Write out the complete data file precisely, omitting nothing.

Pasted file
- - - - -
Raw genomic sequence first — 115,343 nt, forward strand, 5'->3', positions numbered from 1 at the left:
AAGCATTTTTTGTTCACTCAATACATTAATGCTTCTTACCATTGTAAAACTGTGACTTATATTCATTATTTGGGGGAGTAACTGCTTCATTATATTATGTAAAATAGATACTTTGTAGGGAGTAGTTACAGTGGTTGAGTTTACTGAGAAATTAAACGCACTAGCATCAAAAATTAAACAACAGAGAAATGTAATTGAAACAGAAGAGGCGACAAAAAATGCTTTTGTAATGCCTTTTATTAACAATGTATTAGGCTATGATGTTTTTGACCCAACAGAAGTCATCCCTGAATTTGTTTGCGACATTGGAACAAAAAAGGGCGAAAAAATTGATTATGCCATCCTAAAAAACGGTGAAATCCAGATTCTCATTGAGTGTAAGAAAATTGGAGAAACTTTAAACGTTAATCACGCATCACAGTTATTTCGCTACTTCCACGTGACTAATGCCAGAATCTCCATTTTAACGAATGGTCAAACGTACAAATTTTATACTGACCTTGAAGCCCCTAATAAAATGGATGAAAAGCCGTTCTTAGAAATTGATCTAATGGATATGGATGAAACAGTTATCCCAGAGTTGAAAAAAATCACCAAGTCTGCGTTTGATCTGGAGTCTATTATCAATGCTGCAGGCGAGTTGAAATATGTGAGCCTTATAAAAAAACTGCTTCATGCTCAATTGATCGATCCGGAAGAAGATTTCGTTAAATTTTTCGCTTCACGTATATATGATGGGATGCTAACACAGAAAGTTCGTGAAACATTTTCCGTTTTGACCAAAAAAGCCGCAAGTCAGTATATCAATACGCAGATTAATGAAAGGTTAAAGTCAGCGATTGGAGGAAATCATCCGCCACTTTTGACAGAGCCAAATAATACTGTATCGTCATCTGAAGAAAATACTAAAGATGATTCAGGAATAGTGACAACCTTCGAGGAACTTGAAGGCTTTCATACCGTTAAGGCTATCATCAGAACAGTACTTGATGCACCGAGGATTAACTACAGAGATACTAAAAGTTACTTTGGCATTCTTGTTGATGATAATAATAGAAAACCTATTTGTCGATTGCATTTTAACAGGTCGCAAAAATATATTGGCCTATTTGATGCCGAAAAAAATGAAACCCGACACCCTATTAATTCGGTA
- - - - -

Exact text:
Raw genomic sequence first — 115,343 nt, forward strand, 5'->3', positions numbered from 1 at the left:
AAGCATTTTTTGTTCACTCAATACATTAATGCTTCTTACCATTGTAAAACTGTGACTTATATTCATTATTTGGGGGAGTAACTGCTTCATTATATTATGTAAAATAGATACTTTGTAGGGAGTAGTTACAGTGGTTGAGTTTACTGAGAAATTAAACGCACTAGCATCAAAAATTAAACAACAGAGAAATGTAATTGAAACAGAAGAGGCGACAAAAAATGCTTTTGTAATGCCTTTTATTAACAATGTATTAGGCTATGATGTTTTTGACCCAACAGAAGTCATCCCTGAATTTGTTTGCGACATTGGAACAAAAAAGGGCGAAAAAATTGATTATGCCATCCTAAAAAACGGTGAAATCCAGATTCTCATTGAGTGTAAGAAAATTGGAGAAACTTTAAACGTTAATCACGCATCACAGTTATTTCGCTACTTCCACGTGACTAATGCCAGAATCTCCATTTTAACGAATGGTCAAACGTACAAATTTTATACTGACCTTGAAGCCCCTAATAAAATGGATGAAAAGCCGTTCTTAGAAATTGATCTAATGGATATGGATGAAACAGTTATCCCAGAGTTGAAAAAAATCACCAAGTCTGCGTTTGATCTGGAGTCTATTATCAATGCTGCAGGCGAGTTGAAATATGTGAGCCTTATAAAAAAACTGCTTCATGCTCAATTGATCGATCCGGAAGAAGATTTCGTTAAATTTTTCGCTTCACGTATATATGATGGGATGCTAACACAGAAAGTTCGTGAAACATTTTCCGTTTTGACCAAAAAAGCCGCAAGTCAGTATATCAATACGCAGATTAATGAAAGGTTAAAGTCAGCGATTGGAGGAAATCATCCGCCACTTTTGACAGAGCCAAATAATACTGTATCGTCATCTGAAGAAAATACTAAAGATGATTCAGGAATAGTGACAACCTTCGAGGAACTTGAAGGCTTTCATACCGTTAAGGCTATCATCAGAACAGTACTTGATGCACCGAGGATTAACTACAGAGATACTAAAAGTTACTTTGGCATTCTTGTTGATGATAATAATAGAAAACCTATTTGTCGATTGCATTTTAACAGGTCGCAAAAATATATTGGCCTATTTGATGCCGAAAAAAATGAAACCCGACACCCTATTAATTCGGTA